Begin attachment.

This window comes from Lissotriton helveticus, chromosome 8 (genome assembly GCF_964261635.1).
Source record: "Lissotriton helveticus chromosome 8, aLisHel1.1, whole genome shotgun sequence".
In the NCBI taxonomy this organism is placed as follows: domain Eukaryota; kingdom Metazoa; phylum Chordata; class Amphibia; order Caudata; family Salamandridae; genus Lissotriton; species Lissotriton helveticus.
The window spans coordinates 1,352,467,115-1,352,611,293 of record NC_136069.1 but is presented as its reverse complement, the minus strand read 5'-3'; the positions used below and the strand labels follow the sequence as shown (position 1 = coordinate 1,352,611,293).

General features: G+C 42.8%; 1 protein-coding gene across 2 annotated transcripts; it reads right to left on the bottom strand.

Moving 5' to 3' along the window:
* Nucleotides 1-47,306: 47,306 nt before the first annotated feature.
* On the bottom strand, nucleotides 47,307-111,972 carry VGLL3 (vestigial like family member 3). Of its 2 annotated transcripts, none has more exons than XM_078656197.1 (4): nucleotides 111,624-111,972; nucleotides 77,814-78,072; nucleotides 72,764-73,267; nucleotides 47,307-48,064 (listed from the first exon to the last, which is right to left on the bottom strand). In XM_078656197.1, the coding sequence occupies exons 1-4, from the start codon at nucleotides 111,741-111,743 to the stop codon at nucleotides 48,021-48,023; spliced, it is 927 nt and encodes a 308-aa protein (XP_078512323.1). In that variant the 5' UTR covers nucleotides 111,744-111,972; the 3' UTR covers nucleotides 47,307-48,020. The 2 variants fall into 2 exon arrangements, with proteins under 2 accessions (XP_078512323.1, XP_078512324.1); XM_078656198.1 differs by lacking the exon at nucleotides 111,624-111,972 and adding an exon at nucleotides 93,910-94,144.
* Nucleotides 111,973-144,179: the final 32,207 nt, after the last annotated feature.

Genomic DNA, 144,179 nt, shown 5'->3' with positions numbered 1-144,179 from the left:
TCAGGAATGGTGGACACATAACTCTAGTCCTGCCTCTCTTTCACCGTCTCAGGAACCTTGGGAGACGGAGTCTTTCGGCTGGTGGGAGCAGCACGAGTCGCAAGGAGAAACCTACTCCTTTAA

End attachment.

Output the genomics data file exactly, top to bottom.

This window comes from Lissotriton helveticus, chromosome 8 (genome assembly GCF_964261635.1).
Source record: "Lissotriton helveticus chromosome 8, aLisHel1.1, whole genome shotgun sequence".
In the NCBI taxonomy this organism is placed as follows: domain Eukaryota; kingdom Metazoa; phylum Chordata; class Amphibia; order Caudata; family Salamandridae; genus Lissotriton; species Lissotriton helveticus.
The window spans coordinates 1,352,467,115-1,352,611,293 of record NC_136069.1 but is presented as its reverse complement, the minus strand read 5'-3'; the positions used below and the strand labels follow the sequence as shown (position 1 = coordinate 1,352,611,293).

General features: G+C 42.8%; 1 protein-coding gene across 2 annotated transcripts; it reads right to left on the bottom strand.

Moving 5' to 3' along the window:
* Nucleotides 1-47,306: 47,306 nt before the first annotated feature.
* On the bottom strand, nucleotides 47,307-111,972 carry VGLL3 (vestigial like family member 3). Of its 2 annotated transcripts, none has more exons than XM_078656197.1 (4): nucleotides 111,624-111,972; nucleotides 77,814-78,072; nucleotides 72,764-73,267; nucleotides 47,307-48,064 (listed from the first exon to the last, which is right to left on the bottom strand). In XM_078656197.1, the coding sequence occupies exons 1-4, from the start codon at nucleotides 111,741-111,743 to the stop codon at nucleotides 48,021-48,023; spliced, it is 927 nt and encodes a 308-aa protein (XP_078512323.1). In that variant the 5' UTR covers nucleotides 111,744-111,972; the 3' UTR covers nucleotides 47,307-48,020. The 2 variants fall into 2 exon arrangements, with proteins under 2 accessions (XP_078512323.1, XP_078512324.1); XM_078656198.1 differs by lacking the exon at nucleotides 111,624-111,972 and adding an exon at nucleotides 93,910-94,144.
* Nucleotides 111,973-144,179: the final 32,207 nt, after the last annotated feature.

Genomic DNA, 144,179 nt, shown 5'->3' with positions numbered 1-144,179 from the left:
TCAGGAATGGTGGACACATAACTCTAGTCCTGCCTCTCTTTCACCGTCTCAGGAACCTTGGGAGACGGAGTCTTTCGGCTGGTGGGAGCAGCACGAGTCGCAAGGAGAAACCTACTCCTTTAA